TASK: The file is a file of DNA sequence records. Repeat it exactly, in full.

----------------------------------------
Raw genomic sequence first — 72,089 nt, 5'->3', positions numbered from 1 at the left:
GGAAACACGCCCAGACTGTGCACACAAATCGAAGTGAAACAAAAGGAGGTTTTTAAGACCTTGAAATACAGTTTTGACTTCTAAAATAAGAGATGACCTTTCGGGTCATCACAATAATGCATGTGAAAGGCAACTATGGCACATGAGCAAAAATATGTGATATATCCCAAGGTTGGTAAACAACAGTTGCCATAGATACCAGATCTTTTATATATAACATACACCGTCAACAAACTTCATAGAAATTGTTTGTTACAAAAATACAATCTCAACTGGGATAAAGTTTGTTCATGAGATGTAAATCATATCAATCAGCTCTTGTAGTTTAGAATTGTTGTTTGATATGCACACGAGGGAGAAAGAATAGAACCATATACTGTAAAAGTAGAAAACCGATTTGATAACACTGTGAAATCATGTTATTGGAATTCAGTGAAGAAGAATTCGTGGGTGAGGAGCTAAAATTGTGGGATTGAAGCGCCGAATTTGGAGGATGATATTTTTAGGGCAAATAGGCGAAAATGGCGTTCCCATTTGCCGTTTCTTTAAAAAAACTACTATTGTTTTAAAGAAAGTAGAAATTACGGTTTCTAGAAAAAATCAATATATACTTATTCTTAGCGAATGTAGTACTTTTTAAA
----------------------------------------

Raw genomic sequence first — 72,089 nt, 5'->3', positions numbered from 1 at the left:
GGAAACACGCCCAGACTGTGCACACAAATCGAAGTGAAACAAAAGGAGGTTTTTAAGACCTTGAAATACAGTTTTGACTTCTAAAATAAGAGATGACCTTTCGGGTCATCACAATAATGCATGTGAAAGGCAACTATGGCACATGAGCAAAAATATGTGATATATCCCAAGGTTGGTAAACAACAGTTGCCATAGATACCAGATCTTTTATATATAACATACACCGTCAACAAACTTCATAGAAATTGTTTGTTACAAAAATACAATCTCAACTGGGATAAAGTTTGTTCATGAGATGTAAATCATATCAATCAGCTCTTGTAGTTTAGAATTGTTGTTTGATATGCACACGAGGGAGAAAGAATAGAACCATATACTGTAAAAGTAGAAAACCGATTTGATAACACTGTGAAATCATGTTATTGGAATTCAGTGAAGAAGAATTCGTGGGTGAGGAGCTAAAATTGTGGGATTGAAGCGCCGAATTTGGAGGATGATATTTTTAGGGCAAATAGGCGAAAATGGCGTTCCCATTTGCCGTTTCTTTAAAAAAACTACTATTGTTTTAAAGAAAGTAGAAATTACGGTTTCTAGAAAAAATCAATATATACTTATTCTTAGCGAATGTAGTACTTTTTAAA